Instytut Historii Sztuki <Posen> [Editor]
Artium Quaestiones — 30.2019

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Milena Bartlovâ


The half a century that passed last year since the occupation of Czecho-
slovakia by the Warsaw Pact troops in August 1968 provides the basic prereq-
uisite for historicising the event: many of those involved have already passed
away and the archive collections are now accessible. Yet the number of histor-
ical publications evaluating the events is growing slowly Apart from biogra-
phies, only one historical analytical monograph was published in the jubilee
year, and that was a translation from German1. The reason for this caution
or diffidence is the uncertainty of how Czech society perceives the historical
moment when Czech (and Czechoslovak) history reached something of a cli-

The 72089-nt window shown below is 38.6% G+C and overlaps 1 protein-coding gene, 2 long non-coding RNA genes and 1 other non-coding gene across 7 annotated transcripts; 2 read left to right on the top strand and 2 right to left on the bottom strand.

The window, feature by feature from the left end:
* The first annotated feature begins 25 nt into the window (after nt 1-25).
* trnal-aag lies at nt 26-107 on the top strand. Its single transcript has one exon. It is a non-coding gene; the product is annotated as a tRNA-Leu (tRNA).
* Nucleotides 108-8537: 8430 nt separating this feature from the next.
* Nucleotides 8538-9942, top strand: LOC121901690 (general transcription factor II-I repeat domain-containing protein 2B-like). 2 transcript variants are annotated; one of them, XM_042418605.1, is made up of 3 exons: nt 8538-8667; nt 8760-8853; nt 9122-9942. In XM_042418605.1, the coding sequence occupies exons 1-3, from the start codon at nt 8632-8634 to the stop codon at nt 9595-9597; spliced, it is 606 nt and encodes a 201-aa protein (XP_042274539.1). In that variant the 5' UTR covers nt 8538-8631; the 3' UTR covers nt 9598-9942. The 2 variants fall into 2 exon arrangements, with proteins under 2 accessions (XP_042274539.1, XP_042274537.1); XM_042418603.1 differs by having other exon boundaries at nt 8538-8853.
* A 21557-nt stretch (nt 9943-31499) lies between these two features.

max, although it was only one landmark moment in the long period of four-
decade-long Communist Party dictatorship and authoritarian rule. Despite
the rhetoric of the Communist victors of the conflict, political liberalization,
which was forcibly suppressed by the troops led by the Soviet Union and by
Czechoslovak "conservative" forces, did not seek to abolish a dictatorship, but
to strive rather for its economic, cultural and social transformation, a process
that was dubbed "socialism with a human face" by those whose attempts were
thwarted. In the following text, I will look at the subject from the benefit of
historical distance, and referring to Jasper's famous philosophical view on
the attitude to the totalitarian regime, I will not, however, deal with moral
criticism of individual people.
I specify the object of my study as a scientific discipline in the sense of
a self-defining epistemic community whose members work in the institu-
tional complex of universities, the Academy of Science and museums, and
as experts on the preservation of monuments, restoration-conservation, and
the art market.2 Its boundaries distinguish the discipline from historiography,

1 M. Schulze Wessel, Prazské jaro. Prułom do nového svela, Praha 2018.
2 An epistemic community is a community of people, defined by shared epistemic
perspectives and objectives; expert work of a scientific discipline is the sphere where the
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